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When the Milwaukee Common Council overwhelmingly approved the $25 million TIF bond to entice Manpower, Inc. to move to downtown Milwaukee, they did the only thing they could, succumb to Mayor Tom Barrett's desperate attempt to save face. Still smarting from the startling defeat of his PabstCity proposal, Barrett gave away the store to Manpower and developer Gary Grunau in what can at best be described as "less than earnest" negotiations.
The deal calls for Manpower to occupy a new building with a lease substantially below market rates, a new parking structure with free parking, a $1.9 million refurbishment reserve, moving and incidental expenses, and a lease holdover allowance estimated as high as $600,000. Grunau also does well with a $1.7 million grant and a $3 million loan that is interest free for several years and below market for several more.
By cutting the deal privately and having Manpower testify it was a take-it-or-leave-it proposition, Barrett cleverly maneuvered aldermen into a corner, either approve the Manpower TIF or be labeled as "anti-Milwaukee." Alderman Bauman phrased it most succinctly: "We can either operate on high principle ... or basically swallow real hard and cave in ... I guess I'm here to cave in."
Another alderman was heard to remark that he never would allow himself to be put in such a position again with no latitude for Common Council input and negotiation. My guess is many other council members muttered similar expressions under their breath as they tallied their "ayes." They had to be asking, "What, exactly, is the point of having a Common Council?"
In fairness, despite the inflated price tag, the Manpower TIF is a net gain for the city and this column is not an argument against moving Manpower. But it is hardly the cause for celebration Barrett would have people believe.
The Manpower move brings no new jobs to the Milwaukee area that were not already there and represents a net gain of zero for the region. Moving a place of employment 4 miles south will not cause current or future employees to sell their homes and move to Milwaukee. What is gained by downtown merchants is lost by their counterparts in Glendale.
And as for adding glamour to Milwaukee by placing a Fortune 500 company downtown, here is a news flash for the mayor: Manpower was already in Milwaukee, for all intents and purposes. Even before the move, people working for and visiting Manpower flew into Milwaukee's Mitchell Field, took in entertainment at the Milwaukee Center, savored the sounds of the Milwaukee Symphony Orchestra, watched the Milwaukee Brewers, Bucks, Wave and so on.
There are no alarm bells that go off as you drive north of Capitol Drive and cross into Glendale. If the color of the streets sign didn't change, there would be no way to determine where Milwaukee ended and Glendale began. The fact is, no one considered Manpower a "Glendale" company in the first place.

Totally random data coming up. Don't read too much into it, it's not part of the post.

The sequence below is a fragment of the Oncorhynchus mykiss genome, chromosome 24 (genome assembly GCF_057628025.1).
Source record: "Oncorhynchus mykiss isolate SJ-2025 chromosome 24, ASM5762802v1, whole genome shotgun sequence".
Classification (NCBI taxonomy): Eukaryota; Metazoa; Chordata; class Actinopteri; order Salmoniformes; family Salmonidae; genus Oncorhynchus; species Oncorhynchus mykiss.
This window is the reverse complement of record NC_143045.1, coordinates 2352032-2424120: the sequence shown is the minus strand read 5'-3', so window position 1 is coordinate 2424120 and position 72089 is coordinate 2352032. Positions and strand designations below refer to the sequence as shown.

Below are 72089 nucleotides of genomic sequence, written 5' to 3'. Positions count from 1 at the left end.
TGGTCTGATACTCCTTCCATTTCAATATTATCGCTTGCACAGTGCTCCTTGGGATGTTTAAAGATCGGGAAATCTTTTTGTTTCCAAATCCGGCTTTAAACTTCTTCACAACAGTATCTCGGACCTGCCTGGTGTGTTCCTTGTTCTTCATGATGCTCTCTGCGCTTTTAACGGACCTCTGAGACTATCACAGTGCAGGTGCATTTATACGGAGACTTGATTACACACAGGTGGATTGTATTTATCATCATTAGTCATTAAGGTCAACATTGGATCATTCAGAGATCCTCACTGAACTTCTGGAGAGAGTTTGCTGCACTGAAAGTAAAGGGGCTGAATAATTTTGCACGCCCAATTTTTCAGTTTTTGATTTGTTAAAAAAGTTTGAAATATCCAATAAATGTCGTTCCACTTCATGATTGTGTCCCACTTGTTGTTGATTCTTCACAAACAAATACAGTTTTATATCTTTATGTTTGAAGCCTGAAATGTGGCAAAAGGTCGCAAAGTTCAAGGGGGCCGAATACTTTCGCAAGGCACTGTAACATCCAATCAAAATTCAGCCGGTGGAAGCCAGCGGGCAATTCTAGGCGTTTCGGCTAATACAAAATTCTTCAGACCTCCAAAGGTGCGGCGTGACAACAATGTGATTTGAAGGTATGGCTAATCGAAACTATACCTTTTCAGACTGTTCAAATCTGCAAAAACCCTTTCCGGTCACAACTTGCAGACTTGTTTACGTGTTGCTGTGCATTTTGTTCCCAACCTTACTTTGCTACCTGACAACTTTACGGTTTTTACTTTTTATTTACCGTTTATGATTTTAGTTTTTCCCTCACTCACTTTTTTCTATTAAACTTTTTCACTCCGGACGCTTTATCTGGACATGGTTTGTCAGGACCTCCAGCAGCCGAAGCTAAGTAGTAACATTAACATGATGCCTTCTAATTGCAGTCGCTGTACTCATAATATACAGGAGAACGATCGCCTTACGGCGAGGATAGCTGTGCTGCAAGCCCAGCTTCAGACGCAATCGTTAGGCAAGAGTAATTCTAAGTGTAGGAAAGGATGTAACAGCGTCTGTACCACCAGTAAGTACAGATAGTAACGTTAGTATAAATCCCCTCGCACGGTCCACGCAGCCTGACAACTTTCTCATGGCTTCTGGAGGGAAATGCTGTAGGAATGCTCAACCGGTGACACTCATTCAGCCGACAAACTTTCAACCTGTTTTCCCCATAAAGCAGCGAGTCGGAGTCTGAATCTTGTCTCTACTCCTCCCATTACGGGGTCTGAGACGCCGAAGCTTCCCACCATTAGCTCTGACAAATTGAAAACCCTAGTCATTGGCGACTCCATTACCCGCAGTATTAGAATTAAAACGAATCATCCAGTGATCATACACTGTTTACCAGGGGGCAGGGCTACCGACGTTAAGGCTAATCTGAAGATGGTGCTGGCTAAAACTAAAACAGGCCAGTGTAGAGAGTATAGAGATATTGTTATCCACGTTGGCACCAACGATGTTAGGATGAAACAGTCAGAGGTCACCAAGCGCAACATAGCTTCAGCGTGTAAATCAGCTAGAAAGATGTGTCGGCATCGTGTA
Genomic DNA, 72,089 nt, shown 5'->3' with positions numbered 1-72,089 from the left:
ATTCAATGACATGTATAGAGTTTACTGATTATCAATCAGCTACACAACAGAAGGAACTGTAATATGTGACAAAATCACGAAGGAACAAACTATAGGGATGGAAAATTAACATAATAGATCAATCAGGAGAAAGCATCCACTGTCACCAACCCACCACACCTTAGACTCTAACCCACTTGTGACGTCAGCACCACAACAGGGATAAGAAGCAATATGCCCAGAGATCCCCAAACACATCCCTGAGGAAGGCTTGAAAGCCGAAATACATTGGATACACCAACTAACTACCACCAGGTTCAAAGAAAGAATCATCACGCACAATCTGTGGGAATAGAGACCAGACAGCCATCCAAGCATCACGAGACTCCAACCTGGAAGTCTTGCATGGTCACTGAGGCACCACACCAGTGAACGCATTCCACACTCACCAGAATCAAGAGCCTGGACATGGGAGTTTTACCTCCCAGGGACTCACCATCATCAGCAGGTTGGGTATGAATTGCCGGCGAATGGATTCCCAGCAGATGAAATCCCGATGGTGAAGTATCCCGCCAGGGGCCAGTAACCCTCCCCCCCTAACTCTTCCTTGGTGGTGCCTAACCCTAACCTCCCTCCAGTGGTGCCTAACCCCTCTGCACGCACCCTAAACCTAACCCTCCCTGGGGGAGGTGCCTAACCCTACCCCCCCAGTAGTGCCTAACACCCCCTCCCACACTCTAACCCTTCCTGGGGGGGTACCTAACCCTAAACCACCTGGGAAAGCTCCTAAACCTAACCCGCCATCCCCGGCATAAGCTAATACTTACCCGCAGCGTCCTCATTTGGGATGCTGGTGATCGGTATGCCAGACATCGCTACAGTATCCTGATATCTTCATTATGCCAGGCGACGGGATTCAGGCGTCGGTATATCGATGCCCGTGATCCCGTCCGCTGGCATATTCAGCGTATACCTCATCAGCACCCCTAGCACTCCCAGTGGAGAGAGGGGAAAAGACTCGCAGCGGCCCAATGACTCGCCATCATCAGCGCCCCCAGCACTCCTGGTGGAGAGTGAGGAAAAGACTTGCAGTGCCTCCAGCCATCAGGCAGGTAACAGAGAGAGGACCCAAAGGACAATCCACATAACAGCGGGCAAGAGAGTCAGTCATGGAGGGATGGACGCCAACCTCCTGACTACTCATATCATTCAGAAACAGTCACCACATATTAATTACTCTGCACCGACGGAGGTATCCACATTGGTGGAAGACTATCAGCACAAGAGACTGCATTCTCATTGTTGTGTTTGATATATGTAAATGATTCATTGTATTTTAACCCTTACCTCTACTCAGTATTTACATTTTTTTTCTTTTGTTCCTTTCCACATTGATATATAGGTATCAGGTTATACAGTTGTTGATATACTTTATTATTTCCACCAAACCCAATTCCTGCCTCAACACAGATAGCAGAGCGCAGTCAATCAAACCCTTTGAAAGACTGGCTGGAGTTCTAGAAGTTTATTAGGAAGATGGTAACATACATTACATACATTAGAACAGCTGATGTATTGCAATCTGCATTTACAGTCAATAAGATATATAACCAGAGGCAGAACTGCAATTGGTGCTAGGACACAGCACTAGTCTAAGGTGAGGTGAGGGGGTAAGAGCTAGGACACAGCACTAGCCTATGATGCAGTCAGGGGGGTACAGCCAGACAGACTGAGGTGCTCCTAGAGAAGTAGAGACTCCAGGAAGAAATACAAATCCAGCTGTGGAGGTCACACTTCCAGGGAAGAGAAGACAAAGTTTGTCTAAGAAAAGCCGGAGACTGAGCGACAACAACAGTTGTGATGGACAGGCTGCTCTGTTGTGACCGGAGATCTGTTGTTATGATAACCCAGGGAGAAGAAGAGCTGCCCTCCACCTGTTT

From a taxpayer perspective, the Manpower project could be considered the "anti-TIF." In theory, a TIF is supposed to repay the investment bond from the incremental taxes generated and is designed to be tax neutral. In the case of Manpower, the city gave away so much the incremental taxes generated will only cover two-thirds of the cost of the project. The remaining third will be paid out of the $900,000 per year in incremental taxes from the Time Warner TIF, siphoning away money that was slated to start reducing property taxes this year.
Not only will taxpayers have to wait over two decades to realize any gain from the Manpower TIF, it will cost taxpayers millions in current tax relief that instead will be diverted to repay the Manpower bond.
Ultimately, the real problem with the Manpower TIF is that it embodies a losing strategy, bribing local companies to move across local tax lines. The Milwaukee business landscape suffers from gaping wounds that cannot be closed with a "feel good" Band-Aid like the Manpower move. Those wounds include high taxes, high crime and failing schools.
Contrast the Manpower project with the $85 million St. Mary's Hospital expansion in Mequon. The City of Mequon offers low taxes, low crime, and great schools. St. Mary's was induced to make a series of payments totaling $2.5 million, over and above any incremental taxes generated, for the right to expand in Mequon. There were no subsidies, no handouts -- just real and immediate tax relief. On the other hand, taxpayers in Milwaukee are asked to pay out millions to wealthy companies and forego millions in current tax relief for the promise of repayment in 20 years.
Bribery and political maneuvering are simply not sustainable strategies for growth. The best advice to Barrett is to stop taking junkets to China and put a full court press on businesses in Chicago, Minneapolis, and other cities to move to Milwaukee. Call Pfizer, Genentech, American Express and Microsoft and see what $25 million will buy.
Work toward opportunities that represent real growth, not just a game of intra-county "musical chairs." Most of all, get on with the hard work of solving the fundamental problems Milwaukee has in attracting and retaining good businesses with good jobs by lowering the taxes (and fees), taking a hard line against crime, and demanding that our children graduate.
Chasing whatever deals are tossed over the City Hall transom may give the impression of action, but it hardly constitutes the courageous leadership needed to make Milwaukee the "Mecca of the Midwest."
Chris Kliesmet is a spokesman for Citizens for Responsible Government.
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